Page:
And now I love it!

For a backing, I used Kaufman's Carolina Gingham. I've used this line for backing in the past and I love that it's fairly inexpensive and results in a really soft drape for the quilt. The binding is the dark navy and frames the quilt nicely {another texting consultation with some friends!}

Do you ever go through stages of liking, not liking and liking a quilt? Sometimes we just need to power through! Hope to be back soon with a couple other Summer finishes!

My quilt has feet!

Thursday, July 12, 2018


As I mentioned in my last post - I'm finishing up some quilts that have been sitting in my UFO pile. With this one done, I've got one more charity quilt to quilt and the pile will be zero. Yay!

Today I'm sharing another quilt from the book Modern Plus Sign Quilts, written by my friends, Cheryl and Paige. The quilt, named "Intertwined", is a classic, modern Plus quilt and I loved both how easy it was to make and how great it shows off some beautiful fabric.

The quilt as patterned is quite large. I reduced the size by cutting the border width in half and it still ended up pretty long. You can see my husband had a hard time holding it up high enough...

The color palette started with this print as inspiration. It's from Leah Duncan's new line for Cloud 9 called "No Place Like Home", inspired by my favorite movie Wizard of Oz.

I love the color palette, especially after ripping out 6 Plus Blocks that were that peachy-pink color from the print. The quilt was completely pieced before I changed my mind on the peachy-pink and resulted in 2 days of tearing out and resewing! Although once I was finished, I was so glad I took the time...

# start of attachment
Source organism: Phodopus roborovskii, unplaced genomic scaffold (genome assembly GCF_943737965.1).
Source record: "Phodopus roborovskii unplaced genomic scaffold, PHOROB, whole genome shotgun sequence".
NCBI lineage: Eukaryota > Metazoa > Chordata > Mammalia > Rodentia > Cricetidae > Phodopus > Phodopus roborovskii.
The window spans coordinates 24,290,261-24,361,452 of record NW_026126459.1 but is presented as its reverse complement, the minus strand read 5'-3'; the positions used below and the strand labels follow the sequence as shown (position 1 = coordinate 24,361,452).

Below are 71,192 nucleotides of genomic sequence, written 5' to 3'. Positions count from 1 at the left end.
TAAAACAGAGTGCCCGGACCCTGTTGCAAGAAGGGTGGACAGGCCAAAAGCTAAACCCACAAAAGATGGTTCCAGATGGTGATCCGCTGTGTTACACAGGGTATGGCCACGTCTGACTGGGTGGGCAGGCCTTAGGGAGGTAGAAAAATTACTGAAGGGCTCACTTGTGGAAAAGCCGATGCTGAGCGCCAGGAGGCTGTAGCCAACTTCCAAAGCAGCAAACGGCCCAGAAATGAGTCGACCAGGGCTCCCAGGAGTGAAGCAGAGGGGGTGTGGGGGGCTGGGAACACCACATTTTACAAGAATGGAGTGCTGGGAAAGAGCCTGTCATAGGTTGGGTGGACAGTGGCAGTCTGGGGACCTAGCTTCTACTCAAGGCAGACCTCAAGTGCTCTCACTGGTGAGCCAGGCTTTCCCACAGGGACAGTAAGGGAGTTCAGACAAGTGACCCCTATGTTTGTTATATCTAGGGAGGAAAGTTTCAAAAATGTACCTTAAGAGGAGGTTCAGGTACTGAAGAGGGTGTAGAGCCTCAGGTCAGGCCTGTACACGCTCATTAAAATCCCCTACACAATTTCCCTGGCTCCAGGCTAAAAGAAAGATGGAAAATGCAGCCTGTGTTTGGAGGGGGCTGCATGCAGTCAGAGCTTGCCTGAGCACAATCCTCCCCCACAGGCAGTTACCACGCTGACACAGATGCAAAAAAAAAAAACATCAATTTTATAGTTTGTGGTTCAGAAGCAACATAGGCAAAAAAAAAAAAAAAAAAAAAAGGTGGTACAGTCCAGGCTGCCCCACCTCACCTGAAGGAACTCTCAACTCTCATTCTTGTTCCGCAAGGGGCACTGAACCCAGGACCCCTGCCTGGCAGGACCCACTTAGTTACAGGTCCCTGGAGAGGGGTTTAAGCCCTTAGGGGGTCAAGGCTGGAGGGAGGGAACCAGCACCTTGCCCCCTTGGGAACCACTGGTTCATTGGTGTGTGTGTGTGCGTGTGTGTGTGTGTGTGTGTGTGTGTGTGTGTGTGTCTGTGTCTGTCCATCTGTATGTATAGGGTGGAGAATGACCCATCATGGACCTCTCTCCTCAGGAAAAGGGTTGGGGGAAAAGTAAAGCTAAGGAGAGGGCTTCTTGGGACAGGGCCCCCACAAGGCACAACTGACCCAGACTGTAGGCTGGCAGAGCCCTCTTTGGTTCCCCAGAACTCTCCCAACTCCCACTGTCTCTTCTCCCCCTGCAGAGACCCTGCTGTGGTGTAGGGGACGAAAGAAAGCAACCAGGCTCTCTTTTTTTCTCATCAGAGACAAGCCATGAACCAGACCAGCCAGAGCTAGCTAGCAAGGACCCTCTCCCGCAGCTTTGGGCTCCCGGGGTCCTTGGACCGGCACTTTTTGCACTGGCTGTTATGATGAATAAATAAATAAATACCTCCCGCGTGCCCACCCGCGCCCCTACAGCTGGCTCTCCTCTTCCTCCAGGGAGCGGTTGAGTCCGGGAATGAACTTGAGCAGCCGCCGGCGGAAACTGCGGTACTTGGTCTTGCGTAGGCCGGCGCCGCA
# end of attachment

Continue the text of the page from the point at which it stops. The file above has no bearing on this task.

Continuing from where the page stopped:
It may be hard to see the quilting - I used the Serpentine stitch, #4 on my Bernina, and adjusted the width to 3 and the length to 2.5.

The back is "Blue Birds Fly" from the Leah Duncan line.

For a binding, I chose Karen Lewis' Blueberry Park fabric and I love how the pattern changes on the binding.

The quilt was photographed at one of Greenville's newest outdoor murals on Stone Ave by artist, Annie Koelle...

The colors were a perfect backdrop for the colors in the quilt!

Thursday, July 5, 2018

Spiced Chai Quilt

We may be in the heat of Summer, but I have a Fall quilt to share with you today!

Although it may look bit Summery to many of you - but this is about as Fallish as I get!

The quilt is called "Spiced Chai" and uses a traditional Tea Leaf block. The pattern is by Katie Blakesley from Swim, Bike, Quilt and found in the book Vintage Quilt Revival.

Last Fall, Katie started a Quilt Along on Instagram and since I'd been wanting to make this one, I decided to join in. The fabric all came from my stash, including the Kona Silver background. The QAL was pretty quick and I was able to keep up each week until it got to the quilting. And once I missed the deadline, my quilt sat for 9 months